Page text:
The Manchester bomber has been linked to a terror group that was secretly funded by British intelligence, a fact that has been largely ignored by the mainstream media.
The alleged perpetrator of last week’s attack, Salman Abedi, was part of an MI5 program that allowed British-Libyan citizens to freely travel to Libya to help topple Gaddafi, in exchange for becoming an informant for British intelligence.
BYPASS THE CENSORS
Sign up to get unfiltered news delivered straight to your inbox.
Mintpressnews.com reports: Media reports have already established that Abedi, a Libyan national, was radicalized in the hotbed of radical extremism that Libya has become since the U.S.-NATO backed invasion that ousted Libyan leader Muammar Gaddafi.
Though most mainstream accounts don’t mention the UK’s role in destabilizing and overthrowing the Libyan government in 2011 – that is, causing Libya’s current state of chaos by arming right-wing rebels who now make up al-Qaeda and ISIS – several have mentioned the link between Abedi and the Libyan Islamic Fighting Group (LIFG).
Father of Manchester bomber Salman Abedi was Libyan Islamic Fighting Group (LIFG) member https://t.co/57hulRuIqi
— Magnus Ranstorp (@MagnusRanstorp) May 25, 2017
When the Western-orchestrated uprising began in 2011, Abedi and his father, Ramadan Abedi, returned to Libya to fight on behalf of the LIFG. As the West sought to overthrow Gaddafi, British intelligence agency MI5 established a “rat line” that sent anti-Gaddafi exiles living in England to the front lines in Tripoli and elsewhere.
As reported by Middle East Eye, MI5 utilized an “open door” policy that allowed Libyan exiles and British-Libyan citizens to freely travel to Libya to help topple Gaddafi, even though some had been subject to counter-terrorism control orders. One British citizen with ties to Libya was under house arrest at the time for suspected ties to extremist groups. However, he was allowed to travel to Libya with no questions asked.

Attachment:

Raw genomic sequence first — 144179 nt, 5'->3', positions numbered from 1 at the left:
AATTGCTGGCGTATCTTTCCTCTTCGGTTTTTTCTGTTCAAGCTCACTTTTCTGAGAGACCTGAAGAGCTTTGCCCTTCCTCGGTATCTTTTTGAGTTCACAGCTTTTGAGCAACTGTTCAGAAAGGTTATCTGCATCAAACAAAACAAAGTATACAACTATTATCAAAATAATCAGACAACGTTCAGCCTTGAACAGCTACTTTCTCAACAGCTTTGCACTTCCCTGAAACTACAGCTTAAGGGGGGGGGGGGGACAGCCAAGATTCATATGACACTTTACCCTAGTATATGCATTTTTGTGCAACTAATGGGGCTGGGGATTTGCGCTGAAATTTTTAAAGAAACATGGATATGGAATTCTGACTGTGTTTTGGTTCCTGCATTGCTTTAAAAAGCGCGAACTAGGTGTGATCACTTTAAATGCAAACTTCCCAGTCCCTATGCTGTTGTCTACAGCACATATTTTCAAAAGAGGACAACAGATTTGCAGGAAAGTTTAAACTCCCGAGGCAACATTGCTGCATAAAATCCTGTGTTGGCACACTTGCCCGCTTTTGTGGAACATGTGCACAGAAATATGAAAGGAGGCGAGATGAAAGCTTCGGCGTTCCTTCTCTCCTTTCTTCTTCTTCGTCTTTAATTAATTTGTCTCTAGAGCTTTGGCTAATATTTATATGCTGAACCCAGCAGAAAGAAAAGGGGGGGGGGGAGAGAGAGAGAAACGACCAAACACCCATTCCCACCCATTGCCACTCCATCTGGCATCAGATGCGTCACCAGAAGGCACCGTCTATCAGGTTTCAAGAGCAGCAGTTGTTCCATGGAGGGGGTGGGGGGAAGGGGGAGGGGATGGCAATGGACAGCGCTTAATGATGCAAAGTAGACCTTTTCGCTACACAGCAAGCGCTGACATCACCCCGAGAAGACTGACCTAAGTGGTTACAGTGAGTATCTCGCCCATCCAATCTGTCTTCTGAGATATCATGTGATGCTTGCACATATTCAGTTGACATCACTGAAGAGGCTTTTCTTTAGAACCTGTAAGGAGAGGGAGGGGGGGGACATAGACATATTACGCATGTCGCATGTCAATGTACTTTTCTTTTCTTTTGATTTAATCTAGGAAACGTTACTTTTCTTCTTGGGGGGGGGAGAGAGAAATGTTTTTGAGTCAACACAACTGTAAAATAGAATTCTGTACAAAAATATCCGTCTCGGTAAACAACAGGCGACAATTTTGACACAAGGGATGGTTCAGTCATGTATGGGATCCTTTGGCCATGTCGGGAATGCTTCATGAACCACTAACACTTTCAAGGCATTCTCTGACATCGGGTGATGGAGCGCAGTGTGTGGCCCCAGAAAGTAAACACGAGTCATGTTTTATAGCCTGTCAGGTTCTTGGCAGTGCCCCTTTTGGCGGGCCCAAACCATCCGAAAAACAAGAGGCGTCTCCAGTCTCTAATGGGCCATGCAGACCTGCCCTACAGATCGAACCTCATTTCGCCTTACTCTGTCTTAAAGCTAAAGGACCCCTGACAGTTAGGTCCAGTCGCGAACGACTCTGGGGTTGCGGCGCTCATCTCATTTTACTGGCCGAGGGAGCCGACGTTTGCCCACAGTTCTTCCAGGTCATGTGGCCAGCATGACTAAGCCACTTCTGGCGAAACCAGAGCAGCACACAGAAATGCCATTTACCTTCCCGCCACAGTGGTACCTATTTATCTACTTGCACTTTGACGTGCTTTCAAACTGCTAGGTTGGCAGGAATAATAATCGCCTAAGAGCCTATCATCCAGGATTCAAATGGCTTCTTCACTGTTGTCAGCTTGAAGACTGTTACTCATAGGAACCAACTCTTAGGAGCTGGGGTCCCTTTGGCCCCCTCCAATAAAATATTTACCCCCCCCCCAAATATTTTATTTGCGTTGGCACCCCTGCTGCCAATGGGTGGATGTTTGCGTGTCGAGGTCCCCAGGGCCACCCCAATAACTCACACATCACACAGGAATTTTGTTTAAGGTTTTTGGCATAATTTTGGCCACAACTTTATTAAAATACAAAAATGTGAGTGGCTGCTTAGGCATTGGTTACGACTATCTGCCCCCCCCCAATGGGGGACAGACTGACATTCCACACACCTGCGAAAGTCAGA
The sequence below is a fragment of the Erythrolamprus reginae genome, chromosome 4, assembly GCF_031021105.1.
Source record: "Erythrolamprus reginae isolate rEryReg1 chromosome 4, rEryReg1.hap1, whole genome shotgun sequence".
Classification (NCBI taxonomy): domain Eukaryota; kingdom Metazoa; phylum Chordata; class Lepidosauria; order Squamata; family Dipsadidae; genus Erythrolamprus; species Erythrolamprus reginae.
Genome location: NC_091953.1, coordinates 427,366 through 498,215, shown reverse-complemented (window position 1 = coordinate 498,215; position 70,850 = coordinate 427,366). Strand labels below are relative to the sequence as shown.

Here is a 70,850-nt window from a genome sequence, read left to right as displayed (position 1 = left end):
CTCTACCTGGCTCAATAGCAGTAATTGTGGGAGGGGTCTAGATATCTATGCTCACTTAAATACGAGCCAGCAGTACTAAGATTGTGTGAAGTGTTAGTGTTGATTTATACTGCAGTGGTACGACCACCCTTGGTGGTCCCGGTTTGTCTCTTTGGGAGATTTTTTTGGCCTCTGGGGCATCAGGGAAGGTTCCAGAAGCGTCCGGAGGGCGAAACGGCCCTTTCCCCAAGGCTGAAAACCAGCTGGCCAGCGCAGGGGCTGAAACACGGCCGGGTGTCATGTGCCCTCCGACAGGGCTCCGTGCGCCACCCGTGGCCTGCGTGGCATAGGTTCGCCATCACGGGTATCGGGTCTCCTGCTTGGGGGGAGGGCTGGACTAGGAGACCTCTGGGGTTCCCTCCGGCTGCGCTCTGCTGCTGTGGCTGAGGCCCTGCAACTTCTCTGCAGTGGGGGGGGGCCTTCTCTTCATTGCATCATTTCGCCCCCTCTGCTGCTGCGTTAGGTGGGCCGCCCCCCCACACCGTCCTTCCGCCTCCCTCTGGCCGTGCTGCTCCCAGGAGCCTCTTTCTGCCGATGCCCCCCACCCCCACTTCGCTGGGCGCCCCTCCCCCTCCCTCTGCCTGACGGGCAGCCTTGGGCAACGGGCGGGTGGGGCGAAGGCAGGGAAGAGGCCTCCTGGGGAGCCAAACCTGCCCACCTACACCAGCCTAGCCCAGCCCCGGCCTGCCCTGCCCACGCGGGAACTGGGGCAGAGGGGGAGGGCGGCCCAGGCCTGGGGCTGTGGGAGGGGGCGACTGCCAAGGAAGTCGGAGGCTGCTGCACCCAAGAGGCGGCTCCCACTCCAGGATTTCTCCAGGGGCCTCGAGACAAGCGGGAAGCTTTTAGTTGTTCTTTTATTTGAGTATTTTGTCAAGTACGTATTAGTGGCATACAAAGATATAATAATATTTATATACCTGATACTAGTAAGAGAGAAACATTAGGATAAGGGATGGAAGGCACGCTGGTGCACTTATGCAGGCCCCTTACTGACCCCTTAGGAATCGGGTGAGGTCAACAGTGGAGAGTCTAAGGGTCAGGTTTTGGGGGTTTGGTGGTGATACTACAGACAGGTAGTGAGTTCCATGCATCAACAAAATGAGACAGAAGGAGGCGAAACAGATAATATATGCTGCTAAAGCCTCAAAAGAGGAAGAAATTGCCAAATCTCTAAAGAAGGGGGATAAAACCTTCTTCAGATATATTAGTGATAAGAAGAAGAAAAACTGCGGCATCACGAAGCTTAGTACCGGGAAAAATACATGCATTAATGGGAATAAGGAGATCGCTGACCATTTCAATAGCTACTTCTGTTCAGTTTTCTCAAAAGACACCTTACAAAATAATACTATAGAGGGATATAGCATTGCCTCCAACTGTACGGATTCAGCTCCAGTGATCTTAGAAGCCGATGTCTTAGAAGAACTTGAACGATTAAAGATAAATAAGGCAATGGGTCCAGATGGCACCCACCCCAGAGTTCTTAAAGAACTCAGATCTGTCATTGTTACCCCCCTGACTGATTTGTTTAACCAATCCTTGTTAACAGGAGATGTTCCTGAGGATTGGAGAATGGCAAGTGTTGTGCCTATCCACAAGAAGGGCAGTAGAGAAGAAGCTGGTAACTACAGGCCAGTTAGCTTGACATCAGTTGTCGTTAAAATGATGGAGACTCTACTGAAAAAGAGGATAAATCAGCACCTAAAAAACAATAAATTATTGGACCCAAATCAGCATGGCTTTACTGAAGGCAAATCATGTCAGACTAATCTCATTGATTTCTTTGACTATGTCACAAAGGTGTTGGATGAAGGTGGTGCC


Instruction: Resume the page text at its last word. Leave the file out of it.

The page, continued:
MI5’s ties to the LIFG go back decades. One MI5 whistleblower asserted that the UK covertly funded the LIFG, which at the time was an al-Qaeda affiliate, in order to help them carry out a failed assassination attempt targeting Gaddafi.
In addition, the Telegraph reported that “A group of Gaddafi dissidents, who were members of the outlawed Libyan Islamic Fighting Group (LIFG), lived within close proximity to Abedi in Whalley Range” in Manchester. “Among them was Abd al-Baset Azzouz, a father of four from Manchester, who left Britain to run a terrorist network in Libya overseen by Ayman al-Zawahiri, Osama bin Laden’s successor as leader of al-Qaeda,” the report added.
This information suggests that the UK government knowingly and intentionally harbored al-Qaeda-linked terrorists within their borders, suggesting that the UK government’s private stance on al-Qaeda may be different than its public stance, as the ties between these men and the LIFG were hardly a secret.
If true, the UK government would not be alone in its attempts to legitimize the LIFG. In 2011, U.S. Senator and notorious war hawk John McCain met with the group and later asserted that they were not terrorists, but “patriots.” The U.S. government further cemented this perspective in 2015, when it removed the LIFG from its list of designated terror organizations.
In addition, Abedi had been reported to British authorities years ago, when he allegedly expressed support for suicide bombings. The authorities took no action. In fact, the British government allowed him to travel to Libya even after he was flagged as a potential terrorist.
This finding prompted journalist Max Blumenthal to pointedly ask in an article for Alternet: “What did the British government know about Abedi and when did it know it? Was British intelligence attempting to groom Abedi as an informant?”
Such actions on behalf of British intelligence are hardly unheard of. Indeed, MI5 had tried the same with Mohammed Emwazi, better known as the Daesh member “Jihadi John.” MI5 hounded Emwazi for nearly four years in their attempts to recruit him as a spy, threatening him with harsh punishment if he refused to collaborate. Upon leaving the UK in 2013, Emwazi said he blamed MI5 for driving him to “the brink of madness.”
Listen to a troubled Emwazi describe an encounter with MI5 years prior to joining Daesh:
Other documents released by the human rights group Cage UK have revealed how MI5 has not only groomed extremists as collaborators but also worked to push young, vulnerable men down the path of extremism. These findings suggest that Abedi may have been just another one of their pawns.